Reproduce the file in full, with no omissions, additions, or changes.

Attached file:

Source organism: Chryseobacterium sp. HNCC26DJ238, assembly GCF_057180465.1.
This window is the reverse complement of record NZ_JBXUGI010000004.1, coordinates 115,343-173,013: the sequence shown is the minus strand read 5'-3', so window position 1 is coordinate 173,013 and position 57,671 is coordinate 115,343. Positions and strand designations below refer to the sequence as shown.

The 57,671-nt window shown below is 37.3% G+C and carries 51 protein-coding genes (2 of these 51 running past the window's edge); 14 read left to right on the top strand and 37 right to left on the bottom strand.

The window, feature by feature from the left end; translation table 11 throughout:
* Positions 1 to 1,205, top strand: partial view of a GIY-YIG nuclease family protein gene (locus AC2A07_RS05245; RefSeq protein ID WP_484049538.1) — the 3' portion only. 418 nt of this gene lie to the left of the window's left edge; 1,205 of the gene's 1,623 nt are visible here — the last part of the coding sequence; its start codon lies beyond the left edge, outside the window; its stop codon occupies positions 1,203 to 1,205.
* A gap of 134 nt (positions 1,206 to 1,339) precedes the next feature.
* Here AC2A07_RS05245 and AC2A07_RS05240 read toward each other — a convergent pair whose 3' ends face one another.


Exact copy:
Source organism: Chryseobacterium sp. HNCC26DJ238, assembly GCF_057180465.1.
This window is the reverse complement of record NZ_JBXUGI010000004.1, coordinates 115,343-173,013: the sequence shown is the minus strand read 5'-3', so window position 1 is coordinate 173,013 and position 57,671 is coordinate 115,343. Positions and strand designations below refer to the sequence as shown.

The 57,671-nt window shown below is 37.3% G+C and carries 51 protein-coding genes (2 of these 51 running past the window's edge); 14 read left to right on the top strand and 37 right to left on the bottom strand.

The window, feature by feature from the left end; translation table 11 throughout:
* Positions 1 to 1,205, top strand: partial view of a GIY-YIG nuclease family protein gene (locus AC2A07_RS05245; RefSeq protein ID WP_484049538.1) — the 3' portion only. 418 nt of this gene lie to the left of the window's left edge; 1,205 of the gene's 1,623 nt are visible here — the last part of the coding sequence; its start codon lies beyond the left edge, outside the window; its stop codon occupies positions 1,203 to 1,205.
* A gap of 134 nt (positions 1,206 to 1,339) precedes the next feature.
* Here AC2A07_RS05245 and AC2A07_RS05240 read toward each other — a convergent pair whose 3' ends face one another.